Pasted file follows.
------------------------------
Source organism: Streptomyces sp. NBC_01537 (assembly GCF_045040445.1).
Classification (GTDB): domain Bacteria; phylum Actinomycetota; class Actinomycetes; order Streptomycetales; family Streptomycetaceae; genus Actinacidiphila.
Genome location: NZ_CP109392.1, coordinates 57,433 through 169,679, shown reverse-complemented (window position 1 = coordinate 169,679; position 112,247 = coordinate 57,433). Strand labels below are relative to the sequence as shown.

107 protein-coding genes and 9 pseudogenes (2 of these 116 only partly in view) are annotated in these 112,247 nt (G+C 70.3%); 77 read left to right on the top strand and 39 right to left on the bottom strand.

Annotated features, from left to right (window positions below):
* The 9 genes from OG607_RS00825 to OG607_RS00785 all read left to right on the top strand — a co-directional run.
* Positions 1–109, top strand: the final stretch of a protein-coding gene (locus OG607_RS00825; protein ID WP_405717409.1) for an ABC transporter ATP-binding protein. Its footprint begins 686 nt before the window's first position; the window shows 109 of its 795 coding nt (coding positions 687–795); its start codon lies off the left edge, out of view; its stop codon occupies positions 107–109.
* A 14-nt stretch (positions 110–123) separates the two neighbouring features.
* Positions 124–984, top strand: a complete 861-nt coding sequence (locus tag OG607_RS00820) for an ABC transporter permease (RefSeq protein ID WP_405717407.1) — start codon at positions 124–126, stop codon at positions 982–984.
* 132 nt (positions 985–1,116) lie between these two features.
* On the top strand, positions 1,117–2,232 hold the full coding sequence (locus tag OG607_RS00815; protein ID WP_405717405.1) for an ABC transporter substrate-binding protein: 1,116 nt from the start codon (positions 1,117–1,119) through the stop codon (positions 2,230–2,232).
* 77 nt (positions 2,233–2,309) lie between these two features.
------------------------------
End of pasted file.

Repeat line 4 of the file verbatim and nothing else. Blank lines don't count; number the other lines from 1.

107 protein-coding genes and 9 pseudogenes (2 of these 116 only partly in view) are annotated in these 112,247 nt (G+C 70.3%); 77 read left to right on the top strand and 39 right to left on the bottom strand.